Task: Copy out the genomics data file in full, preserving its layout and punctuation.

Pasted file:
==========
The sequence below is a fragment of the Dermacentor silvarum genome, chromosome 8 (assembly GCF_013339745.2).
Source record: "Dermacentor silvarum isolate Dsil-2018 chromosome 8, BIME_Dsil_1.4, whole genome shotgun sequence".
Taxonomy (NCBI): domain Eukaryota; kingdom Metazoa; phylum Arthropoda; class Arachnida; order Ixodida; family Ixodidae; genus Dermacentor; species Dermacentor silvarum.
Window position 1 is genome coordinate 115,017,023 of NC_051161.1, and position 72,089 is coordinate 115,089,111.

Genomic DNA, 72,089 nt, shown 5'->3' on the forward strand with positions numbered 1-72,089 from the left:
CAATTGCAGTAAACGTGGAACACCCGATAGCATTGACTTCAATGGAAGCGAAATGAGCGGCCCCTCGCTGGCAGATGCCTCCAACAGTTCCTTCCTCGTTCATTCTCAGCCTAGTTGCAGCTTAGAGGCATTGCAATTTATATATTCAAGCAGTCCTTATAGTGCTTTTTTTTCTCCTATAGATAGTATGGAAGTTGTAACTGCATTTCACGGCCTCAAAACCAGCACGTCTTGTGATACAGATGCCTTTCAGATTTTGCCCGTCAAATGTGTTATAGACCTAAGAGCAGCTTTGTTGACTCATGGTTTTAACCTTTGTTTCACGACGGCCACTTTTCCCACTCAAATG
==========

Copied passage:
The sequence below is a fragment of the Dermacentor silvarum genome, chromosome 8 (assembly GCF_013339745.2).
Source record: "Dermacentor silvarum isolate Dsil-2018 chromosome 8, BIME_Dsil_1.4, whole genome shotgun sequence".
Taxonomy (NCBI): domain Eukaryota; kingdom Metazoa; phylum Arthropoda; class Arachnida; order Ixodida; family Ixodidae; genus Dermacentor; species Dermacentor silvarum.
Window position 1 is genome coordinate 115,017,023 of NC_051161.1, and position 72,089 is coordinate 115,089,111.

Genomic DNA, 72,089 nt, shown 5'->3' on the forward strand with positions numbered 1-72,089 from the left:
CAATTGCAGTAAACGTGGAACACCCGATAGCATTGACTTCAATGGAAGCGAAATGAGCGGCCCCTCGCTGGCAGATGCCTCCAACAGTTCCTTCCTCGTTCATTCTCAGCCTAGTTGCAGCTTAGAGGCATTGCAATTTATATATTCAAGCAGTCCTTATAGTGCTTTTTTTTCTCCTATAGATAGTATGGAAGTTGTAACTGCATTTCACGGCCTCAAAACCAGCACGTCTTGTGATACAGATGCCTTTCAGATTTTGCCCGTCAAATGTGTTATAGACCTAAGAGCAGCTTTGTTGACTCATGGTTTTAACCTTTGTTTCACGACGGCCACTTTTCCCACTCAAATG